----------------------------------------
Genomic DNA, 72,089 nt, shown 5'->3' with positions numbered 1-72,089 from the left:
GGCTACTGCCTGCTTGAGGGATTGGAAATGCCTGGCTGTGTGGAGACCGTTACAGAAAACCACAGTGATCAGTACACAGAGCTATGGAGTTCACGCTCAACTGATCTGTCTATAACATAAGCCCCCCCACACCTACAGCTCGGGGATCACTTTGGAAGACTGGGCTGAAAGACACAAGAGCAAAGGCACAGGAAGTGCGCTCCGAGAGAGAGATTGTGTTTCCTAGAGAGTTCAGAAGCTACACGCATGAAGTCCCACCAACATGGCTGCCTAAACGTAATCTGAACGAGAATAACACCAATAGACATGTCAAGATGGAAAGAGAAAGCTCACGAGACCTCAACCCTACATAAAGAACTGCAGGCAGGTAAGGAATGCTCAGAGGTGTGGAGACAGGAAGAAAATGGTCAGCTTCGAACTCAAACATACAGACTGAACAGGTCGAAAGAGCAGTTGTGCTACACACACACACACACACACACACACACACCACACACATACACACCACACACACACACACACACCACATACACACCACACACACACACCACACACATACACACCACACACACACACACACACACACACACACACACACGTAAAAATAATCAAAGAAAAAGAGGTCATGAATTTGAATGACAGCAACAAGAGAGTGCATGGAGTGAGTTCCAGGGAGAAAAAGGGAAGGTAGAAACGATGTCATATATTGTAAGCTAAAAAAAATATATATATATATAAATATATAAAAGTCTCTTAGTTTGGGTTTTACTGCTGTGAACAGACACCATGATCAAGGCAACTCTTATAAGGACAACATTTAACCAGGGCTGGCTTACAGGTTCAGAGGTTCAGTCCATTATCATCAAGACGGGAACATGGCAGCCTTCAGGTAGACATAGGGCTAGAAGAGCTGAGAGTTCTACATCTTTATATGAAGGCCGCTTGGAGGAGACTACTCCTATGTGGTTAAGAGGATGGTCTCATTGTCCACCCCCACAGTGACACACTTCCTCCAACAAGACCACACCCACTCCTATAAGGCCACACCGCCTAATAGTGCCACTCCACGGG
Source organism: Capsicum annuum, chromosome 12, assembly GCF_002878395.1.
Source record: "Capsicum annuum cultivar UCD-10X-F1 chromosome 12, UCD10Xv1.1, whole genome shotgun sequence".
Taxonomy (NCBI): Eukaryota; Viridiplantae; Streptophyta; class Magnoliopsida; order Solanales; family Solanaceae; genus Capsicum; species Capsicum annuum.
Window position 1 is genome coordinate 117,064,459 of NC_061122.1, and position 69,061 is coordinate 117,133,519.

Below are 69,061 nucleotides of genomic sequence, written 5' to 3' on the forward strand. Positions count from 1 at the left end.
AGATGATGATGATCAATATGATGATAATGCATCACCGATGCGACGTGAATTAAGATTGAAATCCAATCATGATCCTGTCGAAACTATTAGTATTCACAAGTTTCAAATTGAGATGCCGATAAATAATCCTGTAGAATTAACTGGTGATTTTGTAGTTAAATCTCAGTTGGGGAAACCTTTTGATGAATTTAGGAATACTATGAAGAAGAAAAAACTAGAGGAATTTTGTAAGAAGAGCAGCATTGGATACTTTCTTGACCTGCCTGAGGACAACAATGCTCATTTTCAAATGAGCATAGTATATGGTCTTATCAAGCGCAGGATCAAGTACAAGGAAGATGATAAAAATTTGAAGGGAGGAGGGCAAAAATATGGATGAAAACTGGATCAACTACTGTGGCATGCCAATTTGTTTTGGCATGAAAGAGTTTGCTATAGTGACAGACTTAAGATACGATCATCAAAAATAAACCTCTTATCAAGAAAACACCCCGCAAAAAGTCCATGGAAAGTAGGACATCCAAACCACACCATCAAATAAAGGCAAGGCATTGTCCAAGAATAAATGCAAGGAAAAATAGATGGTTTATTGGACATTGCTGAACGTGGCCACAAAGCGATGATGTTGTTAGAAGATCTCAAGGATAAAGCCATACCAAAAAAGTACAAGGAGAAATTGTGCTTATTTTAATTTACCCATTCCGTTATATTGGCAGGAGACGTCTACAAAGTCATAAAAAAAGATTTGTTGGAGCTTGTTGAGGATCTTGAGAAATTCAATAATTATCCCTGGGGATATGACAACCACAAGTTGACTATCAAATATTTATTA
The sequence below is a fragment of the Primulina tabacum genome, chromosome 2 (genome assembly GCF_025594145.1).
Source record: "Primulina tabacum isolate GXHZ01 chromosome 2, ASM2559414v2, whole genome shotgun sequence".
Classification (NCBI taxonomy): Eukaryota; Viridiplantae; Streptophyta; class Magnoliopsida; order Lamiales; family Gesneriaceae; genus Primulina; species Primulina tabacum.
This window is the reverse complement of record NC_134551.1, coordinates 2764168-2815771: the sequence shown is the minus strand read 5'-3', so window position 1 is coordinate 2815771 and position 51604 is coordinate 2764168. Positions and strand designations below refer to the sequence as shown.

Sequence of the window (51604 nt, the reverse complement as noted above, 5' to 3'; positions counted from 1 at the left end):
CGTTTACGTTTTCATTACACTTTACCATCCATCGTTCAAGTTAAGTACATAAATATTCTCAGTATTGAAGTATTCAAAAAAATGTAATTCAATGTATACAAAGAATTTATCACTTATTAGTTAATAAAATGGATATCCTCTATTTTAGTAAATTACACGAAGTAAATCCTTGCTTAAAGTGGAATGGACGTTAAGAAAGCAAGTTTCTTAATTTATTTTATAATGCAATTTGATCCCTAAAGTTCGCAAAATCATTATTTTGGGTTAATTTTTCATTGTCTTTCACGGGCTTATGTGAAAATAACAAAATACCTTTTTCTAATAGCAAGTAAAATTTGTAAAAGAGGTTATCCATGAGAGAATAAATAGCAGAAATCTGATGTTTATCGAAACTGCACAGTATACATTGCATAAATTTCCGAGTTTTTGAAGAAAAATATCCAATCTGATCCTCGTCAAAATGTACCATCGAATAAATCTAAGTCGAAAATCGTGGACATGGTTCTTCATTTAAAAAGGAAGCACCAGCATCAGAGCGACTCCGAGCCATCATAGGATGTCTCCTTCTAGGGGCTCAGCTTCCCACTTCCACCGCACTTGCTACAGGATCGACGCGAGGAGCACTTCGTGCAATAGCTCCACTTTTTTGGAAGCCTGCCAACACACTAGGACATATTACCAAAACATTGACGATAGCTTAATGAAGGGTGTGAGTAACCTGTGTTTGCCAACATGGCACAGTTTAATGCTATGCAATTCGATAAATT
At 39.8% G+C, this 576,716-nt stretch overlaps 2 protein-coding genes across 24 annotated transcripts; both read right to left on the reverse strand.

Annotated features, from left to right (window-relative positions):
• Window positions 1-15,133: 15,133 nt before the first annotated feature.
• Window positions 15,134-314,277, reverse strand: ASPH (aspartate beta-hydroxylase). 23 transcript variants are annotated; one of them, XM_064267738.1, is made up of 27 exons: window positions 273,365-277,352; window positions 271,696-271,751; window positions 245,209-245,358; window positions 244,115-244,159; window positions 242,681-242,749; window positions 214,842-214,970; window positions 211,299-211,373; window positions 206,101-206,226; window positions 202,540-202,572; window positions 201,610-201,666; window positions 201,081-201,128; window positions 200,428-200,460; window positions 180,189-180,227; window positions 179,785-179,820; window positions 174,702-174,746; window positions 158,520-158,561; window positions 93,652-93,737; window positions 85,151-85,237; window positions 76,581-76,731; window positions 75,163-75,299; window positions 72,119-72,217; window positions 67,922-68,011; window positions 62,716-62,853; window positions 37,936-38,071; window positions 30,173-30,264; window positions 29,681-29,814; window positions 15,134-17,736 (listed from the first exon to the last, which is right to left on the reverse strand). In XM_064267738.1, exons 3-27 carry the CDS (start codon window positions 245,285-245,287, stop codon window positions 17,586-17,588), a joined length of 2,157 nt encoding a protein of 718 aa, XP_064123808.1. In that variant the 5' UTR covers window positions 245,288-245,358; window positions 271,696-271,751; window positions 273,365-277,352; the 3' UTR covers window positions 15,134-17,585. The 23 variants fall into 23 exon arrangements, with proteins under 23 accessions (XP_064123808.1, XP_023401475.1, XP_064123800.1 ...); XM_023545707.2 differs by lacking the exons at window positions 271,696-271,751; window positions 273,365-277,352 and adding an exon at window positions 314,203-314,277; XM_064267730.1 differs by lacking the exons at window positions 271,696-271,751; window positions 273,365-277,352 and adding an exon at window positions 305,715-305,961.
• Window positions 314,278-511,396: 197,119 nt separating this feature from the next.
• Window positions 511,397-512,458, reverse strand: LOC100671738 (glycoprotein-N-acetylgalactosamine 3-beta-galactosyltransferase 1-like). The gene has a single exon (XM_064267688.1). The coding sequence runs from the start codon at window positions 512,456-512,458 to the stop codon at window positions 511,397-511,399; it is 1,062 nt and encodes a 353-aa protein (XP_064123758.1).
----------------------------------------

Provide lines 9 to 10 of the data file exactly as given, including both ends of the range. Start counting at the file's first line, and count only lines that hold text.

The sequence below is a fragment of the Primulina tabacum genome, chromosome 2 (genome assembly GCF_025594145.1).
Source record: "Primulina tabacum isolate GXHZ01 chromosome 2, ASM2559414v2, whole genome shotgun sequence".